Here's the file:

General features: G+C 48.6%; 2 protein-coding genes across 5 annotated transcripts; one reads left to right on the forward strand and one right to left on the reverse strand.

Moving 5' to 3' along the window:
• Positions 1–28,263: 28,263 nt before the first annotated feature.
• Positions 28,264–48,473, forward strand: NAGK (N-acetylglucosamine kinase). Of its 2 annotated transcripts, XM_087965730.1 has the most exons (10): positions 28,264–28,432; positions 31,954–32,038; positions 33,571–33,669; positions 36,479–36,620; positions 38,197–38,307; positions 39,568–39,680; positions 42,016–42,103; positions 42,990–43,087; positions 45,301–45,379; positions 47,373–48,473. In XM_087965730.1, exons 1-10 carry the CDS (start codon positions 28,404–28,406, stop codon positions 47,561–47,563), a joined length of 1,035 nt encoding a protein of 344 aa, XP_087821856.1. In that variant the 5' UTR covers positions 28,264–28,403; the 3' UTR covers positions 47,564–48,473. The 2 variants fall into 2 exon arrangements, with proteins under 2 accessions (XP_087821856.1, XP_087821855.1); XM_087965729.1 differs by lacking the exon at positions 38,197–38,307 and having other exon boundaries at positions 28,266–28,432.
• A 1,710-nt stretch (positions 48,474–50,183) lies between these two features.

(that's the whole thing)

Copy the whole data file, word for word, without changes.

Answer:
General features: G+C 48.6%; 2 protein-coding genes across 5 annotated transcripts; one reads left to right on the forward strand and one right to left on the reverse strand.

Moving 5' to 3' along the window:
• Positions 1–28,263: 28,263 nt before the first annotated feature.
• Positions 28,264–48,473, forward strand: NAGK (N-acetylglucosamine kinase). Of its 2 annotated transcripts, XM_087965730.1 has the most exons (10): positions 28,264–28,432; positions 31,954–32,038; positions 33,571–33,669; positions 36,479–36,620; positions 38,197–38,307; positions 39,568–39,680; positions 42,016–42,103; positions 42,990–43,087; positions 45,301–45,379; positions 47,373–48,473. In XM_087965730.1, exons 1-10 carry the CDS (start codon positions 28,404–28,406, stop codon positions 47,561–47,563), a joined length of 1,035 nt encoding a protein of 344 aa, XP_087821856.1. In that variant the 5' UTR covers positions 28,264–28,403; the 3' UTR covers positions 47,564–48,473. The 2 variants fall into 2 exon arrangements, with proteins under 2 accessions (XP_087821856.1, XP_087821855.1); XM_087965729.1 differs by lacking the exon at positions 38,197–38,307 and having other exon boundaries at positions 28,266–28,432.
• A 1,710-nt stretch (positions 48,474–50,183) lies between these two features.